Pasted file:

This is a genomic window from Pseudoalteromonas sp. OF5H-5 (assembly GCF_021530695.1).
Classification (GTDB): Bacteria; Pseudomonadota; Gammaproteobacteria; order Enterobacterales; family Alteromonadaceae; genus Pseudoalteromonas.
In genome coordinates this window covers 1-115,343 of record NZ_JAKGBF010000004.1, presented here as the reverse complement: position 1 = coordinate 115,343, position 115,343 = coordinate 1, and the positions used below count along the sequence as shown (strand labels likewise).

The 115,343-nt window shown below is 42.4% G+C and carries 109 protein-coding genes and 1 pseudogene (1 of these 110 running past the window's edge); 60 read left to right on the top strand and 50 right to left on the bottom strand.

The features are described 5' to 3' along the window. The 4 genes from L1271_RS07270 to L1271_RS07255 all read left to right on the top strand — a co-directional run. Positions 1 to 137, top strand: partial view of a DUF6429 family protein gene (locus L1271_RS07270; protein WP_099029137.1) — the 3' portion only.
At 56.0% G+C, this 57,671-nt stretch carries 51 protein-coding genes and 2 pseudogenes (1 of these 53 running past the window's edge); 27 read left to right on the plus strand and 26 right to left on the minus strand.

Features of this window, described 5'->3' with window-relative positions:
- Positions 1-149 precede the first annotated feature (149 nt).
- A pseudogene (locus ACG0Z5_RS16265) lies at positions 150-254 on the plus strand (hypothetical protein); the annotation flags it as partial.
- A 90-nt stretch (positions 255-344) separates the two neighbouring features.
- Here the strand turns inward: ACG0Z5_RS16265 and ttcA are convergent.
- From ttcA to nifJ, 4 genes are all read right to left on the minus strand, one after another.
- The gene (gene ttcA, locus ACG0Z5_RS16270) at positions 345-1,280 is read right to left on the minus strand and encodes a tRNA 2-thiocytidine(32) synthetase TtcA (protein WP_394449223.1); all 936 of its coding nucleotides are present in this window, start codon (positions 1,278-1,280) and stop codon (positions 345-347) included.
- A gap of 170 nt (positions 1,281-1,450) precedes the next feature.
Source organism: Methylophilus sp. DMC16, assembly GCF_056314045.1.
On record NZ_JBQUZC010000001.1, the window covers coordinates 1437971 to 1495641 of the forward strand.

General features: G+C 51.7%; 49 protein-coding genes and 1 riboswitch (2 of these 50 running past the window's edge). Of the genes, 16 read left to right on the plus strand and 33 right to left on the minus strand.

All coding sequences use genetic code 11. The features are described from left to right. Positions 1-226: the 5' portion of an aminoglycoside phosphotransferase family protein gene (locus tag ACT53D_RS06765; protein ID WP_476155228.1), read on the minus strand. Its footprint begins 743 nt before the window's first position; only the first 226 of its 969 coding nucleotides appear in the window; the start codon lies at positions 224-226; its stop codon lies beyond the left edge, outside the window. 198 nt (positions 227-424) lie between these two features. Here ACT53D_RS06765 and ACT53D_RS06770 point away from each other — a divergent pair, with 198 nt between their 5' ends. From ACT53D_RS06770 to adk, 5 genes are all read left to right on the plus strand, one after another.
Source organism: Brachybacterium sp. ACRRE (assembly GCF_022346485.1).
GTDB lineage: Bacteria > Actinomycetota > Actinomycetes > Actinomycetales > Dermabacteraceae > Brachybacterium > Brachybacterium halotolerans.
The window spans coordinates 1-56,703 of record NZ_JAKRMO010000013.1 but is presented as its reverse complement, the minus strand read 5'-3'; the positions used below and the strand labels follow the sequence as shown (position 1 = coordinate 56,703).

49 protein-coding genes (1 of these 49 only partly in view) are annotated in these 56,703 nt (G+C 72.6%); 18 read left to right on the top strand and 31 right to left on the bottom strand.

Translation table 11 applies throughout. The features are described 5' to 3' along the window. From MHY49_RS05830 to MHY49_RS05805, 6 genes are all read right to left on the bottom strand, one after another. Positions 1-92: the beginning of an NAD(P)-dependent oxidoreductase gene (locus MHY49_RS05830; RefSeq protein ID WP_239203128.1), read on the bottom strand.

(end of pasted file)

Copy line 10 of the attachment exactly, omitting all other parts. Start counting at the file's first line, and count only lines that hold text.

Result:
- A 90-nt stretch (positions 255-344) separates the two neighbouring features.